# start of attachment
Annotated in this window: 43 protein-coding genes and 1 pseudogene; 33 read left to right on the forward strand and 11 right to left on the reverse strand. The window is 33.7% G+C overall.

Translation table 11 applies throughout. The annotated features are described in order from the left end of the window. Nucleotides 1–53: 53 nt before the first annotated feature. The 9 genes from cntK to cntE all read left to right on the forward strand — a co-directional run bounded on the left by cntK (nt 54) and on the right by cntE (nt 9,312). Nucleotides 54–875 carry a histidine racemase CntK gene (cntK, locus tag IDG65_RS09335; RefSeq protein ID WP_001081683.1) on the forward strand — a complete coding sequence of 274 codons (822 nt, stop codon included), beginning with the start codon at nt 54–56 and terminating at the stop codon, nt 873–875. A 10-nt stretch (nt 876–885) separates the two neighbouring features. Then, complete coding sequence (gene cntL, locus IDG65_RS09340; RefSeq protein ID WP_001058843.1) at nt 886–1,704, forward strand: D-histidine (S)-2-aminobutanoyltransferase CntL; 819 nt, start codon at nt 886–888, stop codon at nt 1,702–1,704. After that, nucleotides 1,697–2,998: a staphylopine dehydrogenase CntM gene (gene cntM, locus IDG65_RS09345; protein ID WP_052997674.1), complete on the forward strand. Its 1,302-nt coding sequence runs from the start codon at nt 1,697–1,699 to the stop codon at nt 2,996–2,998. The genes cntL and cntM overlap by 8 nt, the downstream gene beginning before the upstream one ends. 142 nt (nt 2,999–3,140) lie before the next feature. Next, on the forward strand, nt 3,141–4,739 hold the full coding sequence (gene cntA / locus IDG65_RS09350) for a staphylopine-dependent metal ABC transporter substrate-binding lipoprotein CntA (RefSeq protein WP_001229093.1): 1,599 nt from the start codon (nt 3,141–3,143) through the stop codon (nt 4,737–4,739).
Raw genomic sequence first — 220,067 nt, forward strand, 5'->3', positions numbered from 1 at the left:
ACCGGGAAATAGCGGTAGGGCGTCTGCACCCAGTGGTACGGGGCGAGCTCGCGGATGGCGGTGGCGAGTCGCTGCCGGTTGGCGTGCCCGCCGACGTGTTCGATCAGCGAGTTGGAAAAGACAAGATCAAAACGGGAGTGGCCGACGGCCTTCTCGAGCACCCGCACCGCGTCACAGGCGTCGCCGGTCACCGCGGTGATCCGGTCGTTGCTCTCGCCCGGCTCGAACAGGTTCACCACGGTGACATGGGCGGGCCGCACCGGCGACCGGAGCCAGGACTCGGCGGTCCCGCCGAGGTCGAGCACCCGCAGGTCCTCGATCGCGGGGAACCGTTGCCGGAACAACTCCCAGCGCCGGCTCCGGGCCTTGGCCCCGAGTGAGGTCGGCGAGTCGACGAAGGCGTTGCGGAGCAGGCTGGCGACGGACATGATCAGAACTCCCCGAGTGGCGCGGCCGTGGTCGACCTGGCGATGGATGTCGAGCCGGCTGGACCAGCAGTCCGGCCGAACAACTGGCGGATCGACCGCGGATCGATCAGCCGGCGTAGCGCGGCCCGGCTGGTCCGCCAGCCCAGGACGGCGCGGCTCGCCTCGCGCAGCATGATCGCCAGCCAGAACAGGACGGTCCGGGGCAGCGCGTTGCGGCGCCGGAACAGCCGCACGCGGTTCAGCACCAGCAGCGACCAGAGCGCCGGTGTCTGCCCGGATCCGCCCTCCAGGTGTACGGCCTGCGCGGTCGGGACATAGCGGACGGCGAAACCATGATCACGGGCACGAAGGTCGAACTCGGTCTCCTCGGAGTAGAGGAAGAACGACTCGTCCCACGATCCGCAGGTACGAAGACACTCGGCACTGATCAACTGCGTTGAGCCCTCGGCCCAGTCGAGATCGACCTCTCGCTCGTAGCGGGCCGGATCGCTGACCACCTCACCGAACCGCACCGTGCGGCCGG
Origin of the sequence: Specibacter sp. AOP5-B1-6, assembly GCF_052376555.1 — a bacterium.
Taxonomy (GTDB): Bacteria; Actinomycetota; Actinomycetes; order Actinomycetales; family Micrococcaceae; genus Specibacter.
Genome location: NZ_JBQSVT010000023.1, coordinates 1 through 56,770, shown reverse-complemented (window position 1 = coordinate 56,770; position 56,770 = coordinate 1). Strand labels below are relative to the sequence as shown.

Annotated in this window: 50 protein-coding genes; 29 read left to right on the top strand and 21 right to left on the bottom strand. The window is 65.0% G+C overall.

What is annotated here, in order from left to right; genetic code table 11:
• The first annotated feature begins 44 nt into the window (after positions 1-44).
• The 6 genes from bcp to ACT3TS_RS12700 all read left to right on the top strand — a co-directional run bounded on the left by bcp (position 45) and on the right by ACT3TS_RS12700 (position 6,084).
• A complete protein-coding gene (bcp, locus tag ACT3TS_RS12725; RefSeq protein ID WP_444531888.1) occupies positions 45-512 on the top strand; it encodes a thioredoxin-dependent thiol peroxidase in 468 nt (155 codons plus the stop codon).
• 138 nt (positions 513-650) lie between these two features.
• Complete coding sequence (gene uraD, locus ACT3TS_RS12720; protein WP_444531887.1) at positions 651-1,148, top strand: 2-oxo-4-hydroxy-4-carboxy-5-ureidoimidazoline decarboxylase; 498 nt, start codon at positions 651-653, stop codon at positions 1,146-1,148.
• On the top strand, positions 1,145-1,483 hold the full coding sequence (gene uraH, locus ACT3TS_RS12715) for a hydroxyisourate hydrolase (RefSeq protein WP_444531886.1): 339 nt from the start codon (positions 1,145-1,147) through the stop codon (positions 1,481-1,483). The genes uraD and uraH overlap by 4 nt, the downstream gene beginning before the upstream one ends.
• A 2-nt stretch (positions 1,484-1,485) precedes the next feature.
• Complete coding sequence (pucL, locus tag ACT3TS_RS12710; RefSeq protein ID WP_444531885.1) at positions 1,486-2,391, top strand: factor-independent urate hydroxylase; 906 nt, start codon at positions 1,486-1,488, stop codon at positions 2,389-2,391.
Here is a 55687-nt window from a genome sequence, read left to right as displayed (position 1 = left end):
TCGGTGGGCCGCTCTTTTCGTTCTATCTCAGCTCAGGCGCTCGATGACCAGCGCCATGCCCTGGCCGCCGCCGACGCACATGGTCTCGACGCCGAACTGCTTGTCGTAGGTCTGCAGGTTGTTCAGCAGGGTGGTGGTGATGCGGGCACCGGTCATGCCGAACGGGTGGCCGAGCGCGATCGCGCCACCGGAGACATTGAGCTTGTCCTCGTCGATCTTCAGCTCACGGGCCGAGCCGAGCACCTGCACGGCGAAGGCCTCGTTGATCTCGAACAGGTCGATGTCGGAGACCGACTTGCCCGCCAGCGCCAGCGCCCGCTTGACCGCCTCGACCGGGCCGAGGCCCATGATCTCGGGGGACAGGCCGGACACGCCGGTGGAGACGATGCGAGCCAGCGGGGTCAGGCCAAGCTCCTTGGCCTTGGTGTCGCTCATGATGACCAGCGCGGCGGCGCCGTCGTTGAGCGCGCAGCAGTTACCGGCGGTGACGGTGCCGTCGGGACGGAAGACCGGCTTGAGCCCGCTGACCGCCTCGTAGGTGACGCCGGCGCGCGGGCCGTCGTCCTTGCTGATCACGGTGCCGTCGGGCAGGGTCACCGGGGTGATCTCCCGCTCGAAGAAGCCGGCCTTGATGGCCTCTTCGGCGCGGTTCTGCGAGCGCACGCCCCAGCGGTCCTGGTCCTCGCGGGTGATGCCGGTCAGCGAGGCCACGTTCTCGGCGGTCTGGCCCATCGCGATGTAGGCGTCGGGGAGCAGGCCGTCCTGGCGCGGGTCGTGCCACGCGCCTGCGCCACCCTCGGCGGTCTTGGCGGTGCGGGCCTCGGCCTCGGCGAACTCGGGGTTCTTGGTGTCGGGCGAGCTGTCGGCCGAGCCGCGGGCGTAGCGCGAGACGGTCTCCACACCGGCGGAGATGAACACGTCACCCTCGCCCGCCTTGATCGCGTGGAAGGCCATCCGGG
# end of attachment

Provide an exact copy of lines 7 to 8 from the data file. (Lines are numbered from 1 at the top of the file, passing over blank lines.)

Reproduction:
Genome location: NZ_JBQSVT010000023.1, coordinates 1 through 56,770, shown reverse-complemented (window position 1 = coordinate 56,770; position 56,770 = coordinate 1). Strand labels below are relative to the sequence as shown.

Annotated in this window: 50 protein-coding genes; 29 read left to right on the top strand and 21 right to left on the bottom strand. The window is 65.0% G+C overall.